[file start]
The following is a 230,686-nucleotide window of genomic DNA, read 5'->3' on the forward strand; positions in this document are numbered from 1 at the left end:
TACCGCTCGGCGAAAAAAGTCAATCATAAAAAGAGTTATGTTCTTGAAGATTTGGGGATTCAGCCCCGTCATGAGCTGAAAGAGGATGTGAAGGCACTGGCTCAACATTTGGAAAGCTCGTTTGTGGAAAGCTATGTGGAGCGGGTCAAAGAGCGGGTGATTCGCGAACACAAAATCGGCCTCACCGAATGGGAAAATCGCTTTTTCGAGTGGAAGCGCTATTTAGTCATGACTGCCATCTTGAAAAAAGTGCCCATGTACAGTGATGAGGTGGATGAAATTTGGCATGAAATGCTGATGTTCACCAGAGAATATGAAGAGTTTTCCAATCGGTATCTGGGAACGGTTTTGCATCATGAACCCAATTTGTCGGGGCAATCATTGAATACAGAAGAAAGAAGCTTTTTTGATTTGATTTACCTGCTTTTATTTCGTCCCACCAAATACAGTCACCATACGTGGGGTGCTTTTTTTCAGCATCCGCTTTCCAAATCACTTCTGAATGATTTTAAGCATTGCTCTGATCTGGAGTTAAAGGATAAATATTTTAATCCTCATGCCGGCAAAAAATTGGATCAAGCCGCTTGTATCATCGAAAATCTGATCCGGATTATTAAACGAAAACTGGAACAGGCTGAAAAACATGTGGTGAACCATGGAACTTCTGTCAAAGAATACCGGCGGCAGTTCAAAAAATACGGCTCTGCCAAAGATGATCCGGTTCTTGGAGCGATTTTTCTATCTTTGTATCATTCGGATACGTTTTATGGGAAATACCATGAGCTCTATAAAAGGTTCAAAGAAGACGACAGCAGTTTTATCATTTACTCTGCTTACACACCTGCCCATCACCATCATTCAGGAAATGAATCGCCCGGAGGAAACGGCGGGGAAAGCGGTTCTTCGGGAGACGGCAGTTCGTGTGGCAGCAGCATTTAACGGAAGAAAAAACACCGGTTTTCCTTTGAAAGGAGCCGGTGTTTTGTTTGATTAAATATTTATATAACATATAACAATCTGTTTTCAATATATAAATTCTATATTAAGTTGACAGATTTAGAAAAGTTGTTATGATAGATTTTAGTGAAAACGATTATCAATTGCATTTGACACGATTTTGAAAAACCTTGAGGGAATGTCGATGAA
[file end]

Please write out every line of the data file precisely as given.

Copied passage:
The following is a 230,686-nucleotide window of genomic DNA, read 5'->3' on the forward strand; positions in this document are numbered from 1 at the left end:
TACCGCTCGGCGAAAAAAGTCAATCATAAAAAGAGTTATGTTCTTGAAGATTTGGGGATTCAGCCCCGTCATGAGCTGAAAGAGGATGTGAAGGCACTGGCTCAACATTTGGAAAGCTCGTTTGTGGAAAGCTATGTGGAGCGGGTCAAAGAGCGGGTGATTCGCGAACACAAAATCGGCCTCACCGAATGGGAAAATCGCTTTTTCGAGTGGAAGCGCTATTTAGTCATGACTGCCATCTTGAAAAAAGTGCCCATGTACAGTGATGAGGTGGATGAAATTTGGCATGAAATGCTGATGTTCACCAGAGAATATGAAGAGTTTTCCAATCGGTATCTGGGAACGGTTTTGCATCATGAACCCAATTTGTCGGGGCAATCATTGAATACAGAAGAAAGAAGCTTTTTTGATTTGATTTACCTGCTTTTATTTCGTCCCACCAAATACAGTCACCATACGTGGGGTGCTTTTTTTCAGCATCCGCTTTCCAAATCACTTCTGAATGATTTTAAGCATTGCTCTGATCTGGAGTTAAAGGATAAATATTTTAATCCTCATGCCGGCAAAAAATTGGATCAAGCCGCTTGTATCATCGAAAATCTGATCCGGATTATTAAACGAAAACTGGAACAGGCTGAAAAACATGTGGTGAACCATGGAACTTCTGTCAAAGAATACCGGCGGCAGTTCAAAAAATACGGCTCTGCCAAAGATGATCCGGTTCTTGGAGCGATTTTTCTATCTTTGTATCATTCGGATACGTTTTATGGGAAATACCATGAGCTCTATAAAAGGTTCAAAGAAGACGACAGCAGTTTTATCATTTACTCTGCTTACACACCTGCCCATCACCATCATTCAGGAAATGAATCGCCCGGAGGAAACGGCGGGGAAAGCGGTTCTTCGGGAGACGGCAGTTCGTGTGGCAGCAGCATTTAACGGAAGAAAAAACACCGGTTTTCCTTTGAAAGGAGCCGGTGTTTTGTTTGATTAAATATTTATATAACATATAACAATCTGTTTTCAATATATAAATTCTATATTAAGTTGACAGATTTAGAAAAGTTGTTATGATAGATTTTAGTGAAAACGATTATCAATTGCATTTGACACGATTTTGAAAAACCTTGAGGGAATGTCGATGAA